The prosecution’s case against accused mass murderer Marcus Wesson will end soon, Judge R.L. Putnam said Tuesday in Fresno County Superior Court.
The surprise announcement likely means the prosecution will not play several hours of tape-recorded interviews between Wesson and Fresno police detectives and that his lawyer soon will call witnesses on his behalf.
Marcus Wesson, 58, is charged with killing nine of his children March 12, 2004. He also is accused of sexually abusing his daughters and nieces.
If convicted of the multiple murders, he could be executed. He has pleaded not guilty.
Testimony has revealed that Wesson was the father of the slain victims; the mothers include his wife, Elizabeth, daughters Kiani and Sebhrenah, and nieces Rosa and Sofina Solorio and Ruby Ortiz. On Tuesday, prosecutor Lisa Gamoian called to the witness stand Wesson’s former neighbors from when the family lived in San Jose, Marshall and Fresno. The neighbors described him as a strict man who isolated family members and ruled over them, using his religious beliefs to justify his behavior.
At the end of the day, Putnam gave enough clues to show that the prosecution won’t air Wesson’s police interviews anytime soon.
Putnam told jurors that no testimony will be heard today because a witness is ill. The judge said the trial will resume Thursday, with only a half-day of testimony.
Putnam said a hearing will be held Friday, outside the presence of jurors and closed to the public.
The hearing, a continuation of legal arguments that began May 9, will determine whether prosecution witnesses — psychologists Dr. J. Reid Meloy and Dr. Kris Mohandie — can testify.
If Putnam rules in Gamoian’s favor, the experts will testify early next week, wrapping up the prosecution’s case. If Putnam does not allow the expert testimony, Wesson’s lawyers will likely start their case Monday.
Gamoian has said Meloy would testify about the effects that a father’s “domination and control” would have over family members and that Mohandie would testify about “coercion and persuasion and how it relates to acts of violence.”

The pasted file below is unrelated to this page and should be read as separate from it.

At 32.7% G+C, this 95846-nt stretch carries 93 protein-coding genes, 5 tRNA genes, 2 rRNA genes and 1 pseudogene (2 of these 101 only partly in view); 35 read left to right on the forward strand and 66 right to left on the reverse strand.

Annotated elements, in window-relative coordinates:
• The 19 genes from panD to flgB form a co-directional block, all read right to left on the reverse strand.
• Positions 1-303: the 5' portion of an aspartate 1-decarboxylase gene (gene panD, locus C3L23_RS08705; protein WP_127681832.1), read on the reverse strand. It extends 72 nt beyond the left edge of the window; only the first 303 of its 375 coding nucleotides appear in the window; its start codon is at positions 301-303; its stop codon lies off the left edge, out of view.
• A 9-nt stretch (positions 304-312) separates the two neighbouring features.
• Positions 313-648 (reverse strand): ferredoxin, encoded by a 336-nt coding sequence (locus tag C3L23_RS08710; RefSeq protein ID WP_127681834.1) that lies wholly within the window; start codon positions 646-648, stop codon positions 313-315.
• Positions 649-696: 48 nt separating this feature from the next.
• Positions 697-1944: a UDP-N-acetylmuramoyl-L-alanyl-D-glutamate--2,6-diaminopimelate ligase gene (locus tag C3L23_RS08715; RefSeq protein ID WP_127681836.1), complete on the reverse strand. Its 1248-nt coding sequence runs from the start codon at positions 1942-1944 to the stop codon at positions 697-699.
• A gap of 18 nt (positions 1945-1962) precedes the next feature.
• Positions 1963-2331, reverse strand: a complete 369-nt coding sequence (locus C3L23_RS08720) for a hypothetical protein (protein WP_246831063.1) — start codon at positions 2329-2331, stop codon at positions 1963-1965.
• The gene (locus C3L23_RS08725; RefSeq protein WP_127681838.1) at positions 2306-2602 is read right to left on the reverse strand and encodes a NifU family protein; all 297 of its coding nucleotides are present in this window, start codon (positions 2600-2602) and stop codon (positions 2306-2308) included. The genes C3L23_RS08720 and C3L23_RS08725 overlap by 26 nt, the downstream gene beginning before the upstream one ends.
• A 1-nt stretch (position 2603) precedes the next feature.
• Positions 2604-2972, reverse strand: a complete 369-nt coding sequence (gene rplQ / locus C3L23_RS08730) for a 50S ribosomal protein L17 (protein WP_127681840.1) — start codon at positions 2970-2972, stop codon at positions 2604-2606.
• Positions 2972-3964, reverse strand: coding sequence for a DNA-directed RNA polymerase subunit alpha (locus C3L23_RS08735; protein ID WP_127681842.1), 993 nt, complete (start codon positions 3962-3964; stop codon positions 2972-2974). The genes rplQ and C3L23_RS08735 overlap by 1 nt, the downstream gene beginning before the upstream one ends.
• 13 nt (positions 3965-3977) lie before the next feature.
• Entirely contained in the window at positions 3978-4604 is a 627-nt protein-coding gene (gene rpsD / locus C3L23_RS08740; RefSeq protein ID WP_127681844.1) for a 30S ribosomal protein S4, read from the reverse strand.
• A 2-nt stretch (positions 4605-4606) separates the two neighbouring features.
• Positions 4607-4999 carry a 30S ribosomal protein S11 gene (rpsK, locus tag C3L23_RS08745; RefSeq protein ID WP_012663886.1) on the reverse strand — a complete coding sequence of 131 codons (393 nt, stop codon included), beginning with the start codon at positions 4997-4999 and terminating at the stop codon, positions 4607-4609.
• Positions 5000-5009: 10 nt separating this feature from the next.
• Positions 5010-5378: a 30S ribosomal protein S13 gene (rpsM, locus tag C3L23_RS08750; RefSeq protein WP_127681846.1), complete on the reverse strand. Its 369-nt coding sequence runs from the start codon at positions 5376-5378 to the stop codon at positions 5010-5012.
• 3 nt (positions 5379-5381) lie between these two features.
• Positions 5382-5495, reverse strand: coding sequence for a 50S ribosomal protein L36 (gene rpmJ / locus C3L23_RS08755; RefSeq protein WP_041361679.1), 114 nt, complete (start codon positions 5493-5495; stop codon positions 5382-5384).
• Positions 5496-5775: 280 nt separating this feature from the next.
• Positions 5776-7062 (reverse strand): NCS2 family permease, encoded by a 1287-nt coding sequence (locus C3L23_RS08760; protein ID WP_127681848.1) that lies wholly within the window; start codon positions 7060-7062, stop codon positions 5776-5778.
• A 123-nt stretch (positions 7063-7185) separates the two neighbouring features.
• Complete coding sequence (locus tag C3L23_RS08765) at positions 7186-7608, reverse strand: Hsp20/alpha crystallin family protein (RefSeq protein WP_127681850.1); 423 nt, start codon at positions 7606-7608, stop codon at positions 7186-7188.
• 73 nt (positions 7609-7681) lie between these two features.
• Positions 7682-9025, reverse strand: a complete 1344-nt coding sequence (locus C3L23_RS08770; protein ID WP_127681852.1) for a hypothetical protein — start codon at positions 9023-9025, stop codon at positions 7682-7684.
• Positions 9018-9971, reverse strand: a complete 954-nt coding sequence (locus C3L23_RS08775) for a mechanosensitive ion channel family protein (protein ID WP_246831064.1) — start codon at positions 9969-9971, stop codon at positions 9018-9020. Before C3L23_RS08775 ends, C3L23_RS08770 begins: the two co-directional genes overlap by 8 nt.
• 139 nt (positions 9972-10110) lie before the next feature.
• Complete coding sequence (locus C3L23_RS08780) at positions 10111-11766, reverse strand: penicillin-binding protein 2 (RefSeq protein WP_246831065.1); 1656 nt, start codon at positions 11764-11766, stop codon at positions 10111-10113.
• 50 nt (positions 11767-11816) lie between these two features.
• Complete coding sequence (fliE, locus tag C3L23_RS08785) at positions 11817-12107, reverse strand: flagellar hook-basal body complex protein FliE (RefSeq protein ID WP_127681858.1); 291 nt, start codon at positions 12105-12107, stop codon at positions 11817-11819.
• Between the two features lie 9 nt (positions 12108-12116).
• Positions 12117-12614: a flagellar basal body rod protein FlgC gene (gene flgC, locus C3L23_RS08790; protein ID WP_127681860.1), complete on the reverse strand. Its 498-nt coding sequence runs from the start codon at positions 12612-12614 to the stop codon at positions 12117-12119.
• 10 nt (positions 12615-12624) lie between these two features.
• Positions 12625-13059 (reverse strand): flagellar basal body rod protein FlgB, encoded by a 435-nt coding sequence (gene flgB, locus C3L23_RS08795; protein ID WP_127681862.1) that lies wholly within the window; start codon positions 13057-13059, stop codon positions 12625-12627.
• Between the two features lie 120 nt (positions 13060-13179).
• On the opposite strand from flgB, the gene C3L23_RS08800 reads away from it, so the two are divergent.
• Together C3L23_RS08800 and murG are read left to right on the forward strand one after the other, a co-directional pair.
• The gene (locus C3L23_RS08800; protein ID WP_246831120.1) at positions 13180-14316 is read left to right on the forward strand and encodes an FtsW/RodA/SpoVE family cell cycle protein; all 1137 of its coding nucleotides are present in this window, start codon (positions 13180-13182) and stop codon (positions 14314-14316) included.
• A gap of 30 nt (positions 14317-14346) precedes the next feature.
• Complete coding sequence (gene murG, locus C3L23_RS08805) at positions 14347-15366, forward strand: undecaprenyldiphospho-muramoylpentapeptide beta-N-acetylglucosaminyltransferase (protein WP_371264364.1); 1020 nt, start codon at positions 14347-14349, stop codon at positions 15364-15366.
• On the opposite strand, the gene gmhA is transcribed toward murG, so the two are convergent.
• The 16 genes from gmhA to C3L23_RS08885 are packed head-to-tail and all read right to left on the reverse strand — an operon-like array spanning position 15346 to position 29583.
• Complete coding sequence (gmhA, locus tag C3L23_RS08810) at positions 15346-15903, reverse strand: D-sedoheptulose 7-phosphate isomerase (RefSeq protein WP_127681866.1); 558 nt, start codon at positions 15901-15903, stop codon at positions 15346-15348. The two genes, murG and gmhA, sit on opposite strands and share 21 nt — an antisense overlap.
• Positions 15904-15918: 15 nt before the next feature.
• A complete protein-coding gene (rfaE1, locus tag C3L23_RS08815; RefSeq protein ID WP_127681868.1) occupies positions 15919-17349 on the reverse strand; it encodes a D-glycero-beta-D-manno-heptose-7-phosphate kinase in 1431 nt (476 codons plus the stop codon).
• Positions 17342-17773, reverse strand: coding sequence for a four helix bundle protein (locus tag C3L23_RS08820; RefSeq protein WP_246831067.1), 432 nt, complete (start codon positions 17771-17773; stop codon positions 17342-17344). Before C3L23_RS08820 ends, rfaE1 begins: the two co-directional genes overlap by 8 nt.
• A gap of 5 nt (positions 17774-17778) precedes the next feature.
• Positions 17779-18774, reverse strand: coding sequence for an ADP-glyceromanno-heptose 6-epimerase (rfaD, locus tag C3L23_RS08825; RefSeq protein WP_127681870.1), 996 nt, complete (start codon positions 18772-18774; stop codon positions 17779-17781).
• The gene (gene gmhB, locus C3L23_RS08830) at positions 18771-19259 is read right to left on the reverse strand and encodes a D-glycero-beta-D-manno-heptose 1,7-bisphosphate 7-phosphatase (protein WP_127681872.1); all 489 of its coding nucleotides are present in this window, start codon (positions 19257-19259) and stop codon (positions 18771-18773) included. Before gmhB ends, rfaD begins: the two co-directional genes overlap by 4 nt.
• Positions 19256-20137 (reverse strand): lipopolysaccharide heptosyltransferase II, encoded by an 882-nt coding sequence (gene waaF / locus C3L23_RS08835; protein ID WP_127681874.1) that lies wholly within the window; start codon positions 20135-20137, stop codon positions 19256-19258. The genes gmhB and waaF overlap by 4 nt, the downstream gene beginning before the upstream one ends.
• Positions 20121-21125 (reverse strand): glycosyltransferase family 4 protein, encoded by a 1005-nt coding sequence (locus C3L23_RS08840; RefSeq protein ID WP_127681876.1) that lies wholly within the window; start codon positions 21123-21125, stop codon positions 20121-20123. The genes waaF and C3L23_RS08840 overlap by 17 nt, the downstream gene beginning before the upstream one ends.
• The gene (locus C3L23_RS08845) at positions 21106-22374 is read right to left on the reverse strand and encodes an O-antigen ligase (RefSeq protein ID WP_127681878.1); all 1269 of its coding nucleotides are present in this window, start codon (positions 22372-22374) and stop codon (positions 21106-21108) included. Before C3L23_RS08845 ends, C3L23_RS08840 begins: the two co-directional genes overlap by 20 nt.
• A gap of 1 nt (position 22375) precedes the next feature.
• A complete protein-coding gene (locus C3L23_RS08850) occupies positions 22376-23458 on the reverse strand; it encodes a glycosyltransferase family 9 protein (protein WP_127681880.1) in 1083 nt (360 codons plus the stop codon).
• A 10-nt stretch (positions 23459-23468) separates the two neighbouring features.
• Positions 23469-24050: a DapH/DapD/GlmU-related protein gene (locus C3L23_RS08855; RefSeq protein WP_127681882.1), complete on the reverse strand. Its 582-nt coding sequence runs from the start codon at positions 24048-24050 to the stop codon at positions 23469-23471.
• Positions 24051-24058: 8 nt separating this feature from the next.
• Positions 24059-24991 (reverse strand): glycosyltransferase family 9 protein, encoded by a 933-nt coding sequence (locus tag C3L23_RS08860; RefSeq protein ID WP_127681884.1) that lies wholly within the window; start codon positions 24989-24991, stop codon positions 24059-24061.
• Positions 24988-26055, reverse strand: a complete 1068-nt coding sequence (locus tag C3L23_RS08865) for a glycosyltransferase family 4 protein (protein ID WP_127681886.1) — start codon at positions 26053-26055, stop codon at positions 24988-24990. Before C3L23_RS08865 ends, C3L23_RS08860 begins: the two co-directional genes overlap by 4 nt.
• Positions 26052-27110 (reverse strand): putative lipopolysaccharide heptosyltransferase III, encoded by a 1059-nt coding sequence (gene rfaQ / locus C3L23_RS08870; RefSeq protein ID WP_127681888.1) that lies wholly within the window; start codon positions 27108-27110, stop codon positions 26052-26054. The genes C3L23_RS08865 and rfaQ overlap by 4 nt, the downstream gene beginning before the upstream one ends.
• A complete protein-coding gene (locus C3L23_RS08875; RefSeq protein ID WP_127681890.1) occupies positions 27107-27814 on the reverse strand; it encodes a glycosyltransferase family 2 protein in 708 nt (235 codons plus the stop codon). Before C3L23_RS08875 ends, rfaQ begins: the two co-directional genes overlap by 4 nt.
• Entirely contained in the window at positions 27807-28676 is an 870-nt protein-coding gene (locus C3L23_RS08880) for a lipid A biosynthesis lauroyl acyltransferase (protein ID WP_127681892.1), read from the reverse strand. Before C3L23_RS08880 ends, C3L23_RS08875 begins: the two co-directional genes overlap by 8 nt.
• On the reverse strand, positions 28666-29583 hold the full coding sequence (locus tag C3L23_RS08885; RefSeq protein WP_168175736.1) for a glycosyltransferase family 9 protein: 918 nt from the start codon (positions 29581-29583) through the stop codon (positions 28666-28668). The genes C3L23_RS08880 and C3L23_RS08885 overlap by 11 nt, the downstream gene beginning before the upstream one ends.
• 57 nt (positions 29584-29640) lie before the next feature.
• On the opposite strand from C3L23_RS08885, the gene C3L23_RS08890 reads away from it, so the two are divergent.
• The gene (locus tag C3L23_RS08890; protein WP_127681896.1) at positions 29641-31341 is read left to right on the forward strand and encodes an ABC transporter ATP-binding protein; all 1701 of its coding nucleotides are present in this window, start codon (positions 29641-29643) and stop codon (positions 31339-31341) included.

The slayings were sparked when Sofina Solorio and Ruby Ortiz went to the Wesson home to reclaim their children. Years before, the women had given their children to him to raise.
Since the start of testimony on March 3, Gamoian has played the police interviews of several key witnesses, including those of Elizabeth and Kiani Wesson, Rosa and Sofina Solorio and Ruby Ortiz.
In the police interviews, the family members confirmed that Wesson preached of a murder-suicide pact that would be carried out if authorities came to split up the family.
His lawyers, however, contend that Sebhrenah Wesson fatally shot her eight siblings, then killed herself.
Jail records say Marcus Wesson was arrested at 4:47 p.m. March 12, 2004. He was booked into the Fresno jail at 5:27 p.m. the following day, the records show.
Early in the investigation, Fresno police Chief Jerry Dyer described Wesson as “very intelligent, very articulate and very well-spoken.”
Local legal experts say a prosecutor can play a defendant’s tape-recorded police interview to jurors during the testimony of a detective. The police interview also can be played to jurors if a defendant chooses to testify.
If Wesson testifies, he would be subjected to intense cross-examination by Gamoian, who has grilled his family members for several days. Wesson’s lawyers have declined to publicly discuss that scenario.